to Nocturne in Black and Gold (Whistler)

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Never so brightly had she shone

above the Weimar, cold with eyes

left peering, fearing dark advancing

down from heav’n to earth tonight.

 

Alas, my lady would not budge

nor cease nor brake nor even veer

her flight to greener grass and softer

sands to toil, soil to turn.

 

So sad to see her go, I was

alone and left beside myself

to numbly stare above and wonder

what more could be done.

 

…What more could be done?

 

So in secret I made haste

I drew my kite-string ’round her waist

and tied it tight within a knot

with skill so sleek… she knew it not.

Thus I planned to hold her back

from freedom and dangerous attack!

 

Off she took without a care

headstrong and headed straight towards

the sky, and starlets in her hair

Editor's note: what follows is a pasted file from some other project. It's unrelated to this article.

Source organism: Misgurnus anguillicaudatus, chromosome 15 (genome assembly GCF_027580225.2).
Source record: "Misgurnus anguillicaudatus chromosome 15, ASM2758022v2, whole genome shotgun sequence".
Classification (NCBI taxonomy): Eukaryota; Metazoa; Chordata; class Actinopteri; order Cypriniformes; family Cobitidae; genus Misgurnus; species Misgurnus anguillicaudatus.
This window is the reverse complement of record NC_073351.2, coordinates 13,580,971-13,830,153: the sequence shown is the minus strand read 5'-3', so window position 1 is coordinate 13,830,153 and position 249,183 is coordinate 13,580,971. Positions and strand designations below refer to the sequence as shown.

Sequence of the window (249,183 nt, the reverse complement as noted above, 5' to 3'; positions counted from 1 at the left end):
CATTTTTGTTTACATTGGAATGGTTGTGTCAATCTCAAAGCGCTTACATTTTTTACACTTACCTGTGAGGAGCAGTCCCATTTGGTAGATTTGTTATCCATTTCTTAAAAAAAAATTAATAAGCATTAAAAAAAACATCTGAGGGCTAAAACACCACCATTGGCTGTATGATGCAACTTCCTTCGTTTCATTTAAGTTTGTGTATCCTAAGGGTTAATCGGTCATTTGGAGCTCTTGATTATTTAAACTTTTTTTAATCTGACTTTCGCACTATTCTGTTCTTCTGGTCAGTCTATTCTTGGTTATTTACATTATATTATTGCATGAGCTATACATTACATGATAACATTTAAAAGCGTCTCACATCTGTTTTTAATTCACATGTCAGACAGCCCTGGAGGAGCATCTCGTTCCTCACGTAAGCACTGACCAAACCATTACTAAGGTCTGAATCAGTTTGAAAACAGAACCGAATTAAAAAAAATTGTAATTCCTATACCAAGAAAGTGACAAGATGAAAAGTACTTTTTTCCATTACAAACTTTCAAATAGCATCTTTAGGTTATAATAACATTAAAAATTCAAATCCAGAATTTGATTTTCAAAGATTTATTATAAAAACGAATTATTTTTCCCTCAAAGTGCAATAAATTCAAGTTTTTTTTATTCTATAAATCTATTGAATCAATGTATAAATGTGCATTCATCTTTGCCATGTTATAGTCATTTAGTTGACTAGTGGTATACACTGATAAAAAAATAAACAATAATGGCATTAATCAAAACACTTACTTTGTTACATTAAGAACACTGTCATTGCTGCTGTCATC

were gleaming as the night approached.

 

They met mid-way with such a clash

(the kite string drawn, pulled tight, and snapped)

she vanished then within a flash –

and ash came floating down.

 

I weakly watched without a sound

as starlets trickled to the ground

and wondered if she still would live

had I not held her back.

 

…had I not held her back

 

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7 thoughts on “to Nocturne in Black and Gold (Whistler)

    • Tony Franklin

      No way. I’m the poet, not the painter. This was a poem written as an interpretation of the painting: Nocturne in Black and Gold: The Falling Rocket by James Abbott McNeill Whistler.

    • Tony Franklin

      Thanks. Glad you enjoyed it. I hope to write some poems for his other nocturnes as well, although I agree that this is probably the better one of the bunch.

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